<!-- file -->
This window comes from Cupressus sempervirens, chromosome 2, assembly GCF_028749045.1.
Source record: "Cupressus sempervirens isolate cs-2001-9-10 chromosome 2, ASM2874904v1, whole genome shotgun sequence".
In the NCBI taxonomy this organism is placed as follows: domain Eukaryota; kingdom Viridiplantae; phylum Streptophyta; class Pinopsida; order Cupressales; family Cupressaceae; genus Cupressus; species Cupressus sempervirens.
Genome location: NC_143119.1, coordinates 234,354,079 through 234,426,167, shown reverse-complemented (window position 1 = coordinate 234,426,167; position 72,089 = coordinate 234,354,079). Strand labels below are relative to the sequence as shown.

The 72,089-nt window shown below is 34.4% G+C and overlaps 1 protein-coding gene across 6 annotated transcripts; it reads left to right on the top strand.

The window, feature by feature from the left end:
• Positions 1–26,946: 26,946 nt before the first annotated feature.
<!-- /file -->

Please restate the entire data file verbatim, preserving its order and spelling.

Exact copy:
This window comes from Cupressus sempervirens, chromosome 2, assembly GCF_028749045.1.
Source record: "Cupressus sempervirens isolate cs-2001-9-10 chromosome 2, ASM2874904v1, whole genome shotgun sequence".
In the NCBI taxonomy this organism is placed as follows: domain Eukaryota; kingdom Viridiplantae; phylum Streptophyta; class Pinopsida; order Cupressales; family Cupressaceae; genus Cupressus; species Cupressus sempervirens.
Genome location: NC_143119.1, coordinates 234,354,079 through 234,426,167, shown reverse-complemented (window position 1 = coordinate 234,426,167; position 72,089 = coordinate 234,354,079). Strand labels below are relative to the sequence as shown.

The 72,089-nt window shown below is 34.4% G+C and overlaps 1 protein-coding gene across 6 annotated transcripts; it reads left to right on the top strand.

The window, feature by feature from the left end:
• Positions 1–26,946: 26,946 nt before the first annotated feature.